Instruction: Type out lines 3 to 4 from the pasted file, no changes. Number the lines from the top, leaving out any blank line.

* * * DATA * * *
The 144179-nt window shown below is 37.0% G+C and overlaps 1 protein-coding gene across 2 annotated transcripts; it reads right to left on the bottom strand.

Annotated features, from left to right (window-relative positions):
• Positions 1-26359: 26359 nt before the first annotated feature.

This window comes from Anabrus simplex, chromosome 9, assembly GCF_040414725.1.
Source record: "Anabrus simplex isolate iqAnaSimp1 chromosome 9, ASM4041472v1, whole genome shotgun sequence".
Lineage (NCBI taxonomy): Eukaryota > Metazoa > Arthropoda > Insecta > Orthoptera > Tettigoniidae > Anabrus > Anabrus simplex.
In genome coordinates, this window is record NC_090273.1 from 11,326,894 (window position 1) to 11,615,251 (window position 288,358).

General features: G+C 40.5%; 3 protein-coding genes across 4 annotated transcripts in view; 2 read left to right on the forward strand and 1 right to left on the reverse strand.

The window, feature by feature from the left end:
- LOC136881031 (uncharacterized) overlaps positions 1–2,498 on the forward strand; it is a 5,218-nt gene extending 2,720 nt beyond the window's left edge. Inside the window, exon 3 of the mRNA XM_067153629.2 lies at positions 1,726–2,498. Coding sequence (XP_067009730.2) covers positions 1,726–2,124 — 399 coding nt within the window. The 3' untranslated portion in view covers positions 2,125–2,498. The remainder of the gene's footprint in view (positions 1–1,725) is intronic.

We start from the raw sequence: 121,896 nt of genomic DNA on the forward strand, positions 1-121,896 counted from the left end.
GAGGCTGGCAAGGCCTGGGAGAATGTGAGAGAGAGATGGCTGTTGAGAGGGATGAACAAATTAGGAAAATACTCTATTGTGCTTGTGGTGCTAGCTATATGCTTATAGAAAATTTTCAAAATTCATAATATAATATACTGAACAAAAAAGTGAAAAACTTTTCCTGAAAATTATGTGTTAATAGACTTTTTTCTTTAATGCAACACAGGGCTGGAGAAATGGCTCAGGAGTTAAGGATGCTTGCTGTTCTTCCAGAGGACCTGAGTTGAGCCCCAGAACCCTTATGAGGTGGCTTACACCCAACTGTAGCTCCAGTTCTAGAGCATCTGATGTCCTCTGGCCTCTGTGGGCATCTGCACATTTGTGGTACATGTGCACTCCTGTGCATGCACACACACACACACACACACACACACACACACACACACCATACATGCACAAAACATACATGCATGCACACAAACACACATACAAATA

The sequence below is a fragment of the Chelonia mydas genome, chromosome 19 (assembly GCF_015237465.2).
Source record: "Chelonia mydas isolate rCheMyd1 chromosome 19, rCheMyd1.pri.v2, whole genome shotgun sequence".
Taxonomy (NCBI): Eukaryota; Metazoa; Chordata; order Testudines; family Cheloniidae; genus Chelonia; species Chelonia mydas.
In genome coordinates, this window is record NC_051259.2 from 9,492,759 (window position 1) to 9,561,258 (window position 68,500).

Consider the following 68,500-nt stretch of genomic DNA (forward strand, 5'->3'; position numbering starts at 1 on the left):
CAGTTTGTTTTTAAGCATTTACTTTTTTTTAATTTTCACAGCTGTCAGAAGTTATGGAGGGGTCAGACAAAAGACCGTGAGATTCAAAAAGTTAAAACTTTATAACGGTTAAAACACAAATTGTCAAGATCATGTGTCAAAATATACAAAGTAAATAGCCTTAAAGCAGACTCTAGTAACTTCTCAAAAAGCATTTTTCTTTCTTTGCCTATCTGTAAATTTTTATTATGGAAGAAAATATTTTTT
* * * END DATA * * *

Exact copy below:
• Positions 1-26359: 26359 nt before the first annotated feature.

This window comes from Anabrus simplex, chromosome 9, assembly GCF_040414725.1.